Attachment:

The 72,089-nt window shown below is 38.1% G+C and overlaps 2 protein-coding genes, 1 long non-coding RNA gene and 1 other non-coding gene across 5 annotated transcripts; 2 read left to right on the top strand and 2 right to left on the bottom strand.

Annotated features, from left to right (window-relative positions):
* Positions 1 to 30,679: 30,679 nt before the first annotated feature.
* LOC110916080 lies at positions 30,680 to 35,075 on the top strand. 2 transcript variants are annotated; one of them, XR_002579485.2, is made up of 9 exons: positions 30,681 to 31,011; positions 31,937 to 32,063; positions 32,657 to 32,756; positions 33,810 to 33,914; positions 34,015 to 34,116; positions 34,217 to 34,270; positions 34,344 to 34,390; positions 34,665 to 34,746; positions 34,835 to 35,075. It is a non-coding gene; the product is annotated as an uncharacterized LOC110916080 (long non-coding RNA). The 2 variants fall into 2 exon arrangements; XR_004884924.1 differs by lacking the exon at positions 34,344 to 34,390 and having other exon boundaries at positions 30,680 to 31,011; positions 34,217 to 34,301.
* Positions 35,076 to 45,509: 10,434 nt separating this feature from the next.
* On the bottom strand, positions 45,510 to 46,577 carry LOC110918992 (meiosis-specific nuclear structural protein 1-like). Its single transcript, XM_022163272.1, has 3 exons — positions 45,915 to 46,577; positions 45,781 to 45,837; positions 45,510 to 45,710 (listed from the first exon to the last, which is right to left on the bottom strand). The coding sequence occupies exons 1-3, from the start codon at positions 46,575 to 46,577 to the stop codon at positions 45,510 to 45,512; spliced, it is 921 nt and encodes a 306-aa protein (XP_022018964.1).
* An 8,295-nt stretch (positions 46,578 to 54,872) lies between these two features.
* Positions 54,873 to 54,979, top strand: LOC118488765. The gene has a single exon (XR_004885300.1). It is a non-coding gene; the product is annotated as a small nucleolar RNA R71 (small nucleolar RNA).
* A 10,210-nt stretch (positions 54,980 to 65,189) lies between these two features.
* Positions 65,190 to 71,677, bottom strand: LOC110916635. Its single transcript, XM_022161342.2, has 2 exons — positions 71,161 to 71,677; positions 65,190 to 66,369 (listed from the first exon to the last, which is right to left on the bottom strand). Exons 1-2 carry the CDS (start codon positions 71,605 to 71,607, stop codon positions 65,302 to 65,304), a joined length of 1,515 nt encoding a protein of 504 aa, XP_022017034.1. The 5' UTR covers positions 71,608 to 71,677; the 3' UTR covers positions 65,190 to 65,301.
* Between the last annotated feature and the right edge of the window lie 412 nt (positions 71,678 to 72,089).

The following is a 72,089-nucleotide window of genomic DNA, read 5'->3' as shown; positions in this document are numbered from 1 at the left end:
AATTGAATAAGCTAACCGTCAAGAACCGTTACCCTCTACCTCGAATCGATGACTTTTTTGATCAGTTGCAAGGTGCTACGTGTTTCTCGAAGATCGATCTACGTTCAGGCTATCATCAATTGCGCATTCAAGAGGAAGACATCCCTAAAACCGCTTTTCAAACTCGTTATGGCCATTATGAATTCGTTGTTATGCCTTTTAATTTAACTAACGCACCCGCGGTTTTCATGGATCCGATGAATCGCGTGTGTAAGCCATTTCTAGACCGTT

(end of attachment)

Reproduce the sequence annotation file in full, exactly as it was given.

The 72,089-nt window shown below is 38.1% G+C and overlaps 2 protein-coding genes, 1 long non-coding RNA gene and 1 other non-coding gene across 5 annotated transcripts; 2 read left to right on the top strand and 2 right to left on the bottom strand.

Annotated features, from left to right (window-relative positions):
* Positions 1 to 30,679: 30,679 nt before the first annotated feature.
* LOC110916080 lies at positions 30,680 to 35,075 on the top strand. 2 transcript variants are annotated; one of them, XR_002579485.2, is made up of 9 exons: positions 30,681 to 31,011; positions 31,937 to 32,063; positions 32,657 to 32,756; positions 33,810 to 33,914; positions 34,015 to 34,116; positions 34,217 to 34,270; positions 34,344 to 34,390; positions 34,665 to 34,746; positions 34,835 to 35,075. It is a non-coding gene; the product is annotated as an uncharacterized LOC110916080 (long non-coding RNA). The 2 variants fall into 2 exon arrangements; XR_004884924.1 differs by lacking the exon at positions 34,344 to 34,390 and having other exon boundaries at positions 30,680 to 31,011; positions 34,217 to 34,301.
* Positions 35,076 to 45,509: 10,434 nt separating this feature from the next.
* On the bottom strand, positions 45,510 to 46,577 carry LOC110918992 (meiosis-specific nuclear structural protein 1-like). Its single transcript, XM_022163272.1, has 3 exons — positions 45,915 to 46,577; positions 45,781 to 45,837; positions 45,510 to 45,710 (listed from the first exon to the last, which is right to left on the bottom strand). The coding sequence occupies exons 1-3, from the start codon at positions 46,575 to 46,577 to the stop codon at positions 45,510 to 45,512; spliced, it is 921 nt and encodes a 306-aa protein (XP_022018964.1).
* An 8,295-nt stretch (positions 46,578 to 54,872) lies between these two features.
* Positions 54,873 to 54,979, top strand: LOC118488765. The gene has a single exon (XR_004885300.1). It is a non-coding gene; the product is annotated as a small nucleolar RNA R71 (small nucleolar RNA).
* A 10,210-nt stretch (positions 54,980 to 65,189) lies between these two features.
* Positions 65,190 to 71,677, bottom strand: LOC110916635. Its single transcript, XM_022161342.2, has 2 exons — positions 71,161 to 71,677; positions 65,190 to 66,369 (listed from the first exon to the last, which is right to left on the bottom strand). Exons 1-2 carry the CDS (start codon positions 71,605 to 71,607, stop codon positions 65,302 to 65,304), a joined length of 1,515 nt encoding a protein of 504 aa, XP_022017034.1. The 5' UTR covers positions 71,608 to 71,677; the 3' UTR covers positions 65,190 to 65,301.
* Between the last annotated feature and the right edge of the window lie 412 nt (positions 71,678 to 72,089).

The following is a 72,089-nucleotide window of genomic DNA, read 5'->3' as shown; positions in this document are numbered from 1 at the left end:
AATTGAATAAGCTAACCGTCAAGAACCGTTACCCTCTACCTCGAATCGATGACTTTTTTGATCAGTTGCAAGGTGCTACGTGTTTCTCGAAGATCGATCTACGTTCAGGCTATCATCAATTGCGCATTCAAGAGGAAGACATCCCTAAAACCGCTTTTCAAACTCGTTATGGCCATTATGAATTCGTTGTTATGCCTTTTAATTTAACTAACGCACCCGCGGTTTTCATGGATCCGATGAATCGCGTGTGTAAGCCATTTCTAGACCGTT